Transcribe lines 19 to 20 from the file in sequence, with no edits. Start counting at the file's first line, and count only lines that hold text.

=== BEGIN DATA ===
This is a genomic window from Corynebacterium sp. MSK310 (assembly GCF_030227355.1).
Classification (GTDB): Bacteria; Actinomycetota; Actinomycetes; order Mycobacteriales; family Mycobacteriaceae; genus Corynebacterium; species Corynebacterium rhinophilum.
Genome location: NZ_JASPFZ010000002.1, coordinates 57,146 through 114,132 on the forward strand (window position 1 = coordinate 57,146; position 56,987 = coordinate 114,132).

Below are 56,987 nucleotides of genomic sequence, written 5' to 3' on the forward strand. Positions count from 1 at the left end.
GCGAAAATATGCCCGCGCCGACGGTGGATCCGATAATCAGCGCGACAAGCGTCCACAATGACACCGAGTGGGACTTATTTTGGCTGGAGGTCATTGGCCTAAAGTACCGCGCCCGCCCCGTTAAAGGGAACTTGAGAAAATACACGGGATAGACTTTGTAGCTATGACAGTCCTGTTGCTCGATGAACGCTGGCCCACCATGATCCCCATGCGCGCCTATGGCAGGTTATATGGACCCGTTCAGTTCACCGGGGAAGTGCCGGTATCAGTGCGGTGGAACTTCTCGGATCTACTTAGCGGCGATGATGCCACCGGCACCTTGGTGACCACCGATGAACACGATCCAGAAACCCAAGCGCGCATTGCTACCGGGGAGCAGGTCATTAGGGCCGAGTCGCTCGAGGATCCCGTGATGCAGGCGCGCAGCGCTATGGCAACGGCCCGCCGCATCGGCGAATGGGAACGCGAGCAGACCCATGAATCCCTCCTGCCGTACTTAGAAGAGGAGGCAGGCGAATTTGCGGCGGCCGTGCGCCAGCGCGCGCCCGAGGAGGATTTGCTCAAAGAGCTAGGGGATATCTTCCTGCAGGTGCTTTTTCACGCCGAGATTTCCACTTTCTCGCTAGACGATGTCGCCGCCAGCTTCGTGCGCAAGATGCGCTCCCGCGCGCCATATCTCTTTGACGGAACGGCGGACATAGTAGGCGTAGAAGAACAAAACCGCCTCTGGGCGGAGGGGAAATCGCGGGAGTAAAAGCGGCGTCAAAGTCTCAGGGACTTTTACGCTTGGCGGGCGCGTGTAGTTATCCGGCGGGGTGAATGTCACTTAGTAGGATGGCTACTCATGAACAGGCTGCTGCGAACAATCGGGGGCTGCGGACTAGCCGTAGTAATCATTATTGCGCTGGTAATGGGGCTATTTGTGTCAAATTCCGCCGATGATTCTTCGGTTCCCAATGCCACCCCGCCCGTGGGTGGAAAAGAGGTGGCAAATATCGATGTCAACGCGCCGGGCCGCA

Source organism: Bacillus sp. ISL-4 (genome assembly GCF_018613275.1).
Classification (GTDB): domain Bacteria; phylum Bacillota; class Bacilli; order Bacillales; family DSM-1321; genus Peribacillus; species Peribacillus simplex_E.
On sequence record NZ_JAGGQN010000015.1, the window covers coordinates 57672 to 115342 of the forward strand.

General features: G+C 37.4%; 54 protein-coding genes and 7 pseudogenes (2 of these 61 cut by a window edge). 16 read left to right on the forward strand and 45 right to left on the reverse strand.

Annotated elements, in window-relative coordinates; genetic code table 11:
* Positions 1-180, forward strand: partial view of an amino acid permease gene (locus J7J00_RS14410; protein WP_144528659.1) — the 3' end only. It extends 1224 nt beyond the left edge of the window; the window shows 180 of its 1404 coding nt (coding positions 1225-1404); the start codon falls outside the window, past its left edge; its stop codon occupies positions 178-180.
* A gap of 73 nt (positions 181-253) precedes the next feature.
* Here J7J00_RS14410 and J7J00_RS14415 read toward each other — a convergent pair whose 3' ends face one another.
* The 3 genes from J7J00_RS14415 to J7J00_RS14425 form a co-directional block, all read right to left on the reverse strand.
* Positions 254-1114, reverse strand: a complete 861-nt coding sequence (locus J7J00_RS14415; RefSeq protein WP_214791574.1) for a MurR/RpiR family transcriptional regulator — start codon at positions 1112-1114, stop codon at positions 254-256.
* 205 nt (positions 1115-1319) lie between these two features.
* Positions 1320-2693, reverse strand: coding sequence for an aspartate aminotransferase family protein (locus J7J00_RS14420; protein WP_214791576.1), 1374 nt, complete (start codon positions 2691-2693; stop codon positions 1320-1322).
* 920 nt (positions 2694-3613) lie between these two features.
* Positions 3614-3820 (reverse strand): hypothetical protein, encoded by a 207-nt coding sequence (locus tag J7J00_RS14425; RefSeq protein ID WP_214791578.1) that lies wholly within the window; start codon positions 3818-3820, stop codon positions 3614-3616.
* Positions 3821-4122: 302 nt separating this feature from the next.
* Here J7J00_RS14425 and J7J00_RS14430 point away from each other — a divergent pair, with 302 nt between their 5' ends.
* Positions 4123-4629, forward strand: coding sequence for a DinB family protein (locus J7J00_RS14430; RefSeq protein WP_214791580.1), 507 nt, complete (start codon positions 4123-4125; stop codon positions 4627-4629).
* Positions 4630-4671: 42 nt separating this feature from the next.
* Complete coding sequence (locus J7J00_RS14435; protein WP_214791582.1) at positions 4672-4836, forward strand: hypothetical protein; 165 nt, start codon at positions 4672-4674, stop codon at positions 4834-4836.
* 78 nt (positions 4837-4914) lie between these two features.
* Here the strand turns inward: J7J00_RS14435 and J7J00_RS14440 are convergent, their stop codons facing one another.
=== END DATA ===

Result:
* Positions 3614-3820 (reverse strand): hypothetical protein, encoded by a 207-nt coding sequence (locus tag J7J00_RS14425; RefSeq protein ID WP_214791578.1) that lies wholly within the window; start codon positions 3818-3820, stop codon positions 3614-3616.
* Positions 3821-4122: 302 nt separating this feature from the next.